Mauritius Baby Charmaine Joguet is the 12th winnere An edition of the For Women in Science 2021 Award. He was honored by the L’Oréal Foundation and UNESCO, during a ceremony organized in Kigali, Rwanda.
“The world needs science, and science needs women.” This is the motto of the “For Women In Science 2021” award, which aims to strengthen women scientists in Africa, in order to enhance their visibility and representation in the science sector. sa 12e The edition just awarded Baby Charmaine Gregret for her advanced research in complementary and alternative medicine as well as her evaluation of natural plant-derived phytochemicals, among others.
Thanks to this award, the Mauritian scholar benefits from financial support and accompaniment in the form of training in leadership, negotiation and communication complementing her academic career to complement her career. “Today, more than ever, the world needs science and science needs women. This is especially true of sub-Saharan Africa. Why deprive ourselves of these talents, when science and innovation are essential levers for growth on the continent?” asks Alexandra Balt, CEO of the L’Oréal Foundation.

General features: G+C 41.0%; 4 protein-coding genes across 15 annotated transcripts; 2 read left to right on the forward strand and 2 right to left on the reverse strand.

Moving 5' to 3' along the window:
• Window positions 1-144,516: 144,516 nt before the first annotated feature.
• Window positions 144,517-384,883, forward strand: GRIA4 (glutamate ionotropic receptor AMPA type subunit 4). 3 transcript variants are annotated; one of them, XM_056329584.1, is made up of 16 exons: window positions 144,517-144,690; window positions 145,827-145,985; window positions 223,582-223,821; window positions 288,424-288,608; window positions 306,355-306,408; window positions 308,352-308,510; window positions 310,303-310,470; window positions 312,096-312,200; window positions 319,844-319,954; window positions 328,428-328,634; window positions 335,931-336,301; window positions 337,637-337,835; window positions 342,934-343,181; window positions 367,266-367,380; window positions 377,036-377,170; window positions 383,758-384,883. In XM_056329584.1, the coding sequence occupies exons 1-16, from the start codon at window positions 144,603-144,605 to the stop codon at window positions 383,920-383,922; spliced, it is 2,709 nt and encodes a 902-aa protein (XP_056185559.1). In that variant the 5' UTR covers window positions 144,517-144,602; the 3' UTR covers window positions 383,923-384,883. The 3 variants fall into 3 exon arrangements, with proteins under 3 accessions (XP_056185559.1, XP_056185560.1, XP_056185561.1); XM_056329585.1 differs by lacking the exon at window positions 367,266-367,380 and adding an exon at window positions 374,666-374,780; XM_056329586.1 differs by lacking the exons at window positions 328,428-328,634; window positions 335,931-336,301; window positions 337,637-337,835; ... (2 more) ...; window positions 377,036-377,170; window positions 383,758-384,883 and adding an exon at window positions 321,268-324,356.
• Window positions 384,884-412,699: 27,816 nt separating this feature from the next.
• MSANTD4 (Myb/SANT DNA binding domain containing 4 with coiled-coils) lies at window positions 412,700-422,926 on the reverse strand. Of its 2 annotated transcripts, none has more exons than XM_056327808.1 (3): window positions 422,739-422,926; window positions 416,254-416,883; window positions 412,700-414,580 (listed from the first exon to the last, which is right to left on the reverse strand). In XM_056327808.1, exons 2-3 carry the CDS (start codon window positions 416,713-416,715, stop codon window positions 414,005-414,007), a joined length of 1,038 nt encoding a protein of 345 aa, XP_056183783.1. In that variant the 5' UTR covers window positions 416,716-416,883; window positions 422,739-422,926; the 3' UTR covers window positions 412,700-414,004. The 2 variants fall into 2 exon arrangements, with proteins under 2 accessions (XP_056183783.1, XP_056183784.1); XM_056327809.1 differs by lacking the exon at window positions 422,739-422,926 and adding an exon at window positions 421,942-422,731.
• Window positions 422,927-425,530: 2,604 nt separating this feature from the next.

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Through the L’Oréal and UNESCO Sub-Saharan Africa Regional Program for Women in Science Young Talent, members of the jury, made up of African scientific experts, selected 15 PhD students and 5 post-doctoral students from 17 countries for academic excellence in their work. Together with Laureate Bibi Charmaine Gregret, these selected scholars embody, through their background and research topic, all the diversity and potential of African science.
“We need role models for scientists and girls, and we need to shine a light on the essential scientific work that women scientists are doing around the world. Our goal is to urgently and jointly change the discriminatory tendencies they are victims of!” insisted Shamila Nir Baduel, Assistant Director-General for Science Natural at UNESCO.
Since 2010, the L’Oréal Foundation and UNESCO have already highlighted 161 exceptional scientists, including 13 winners of the International Prize for Women in Science and 134 young talents, Ph.D.s and PhDs, with the goal of increasing the rate of African women researchers, which is estimated at 2.6% worldwide. the scientist.
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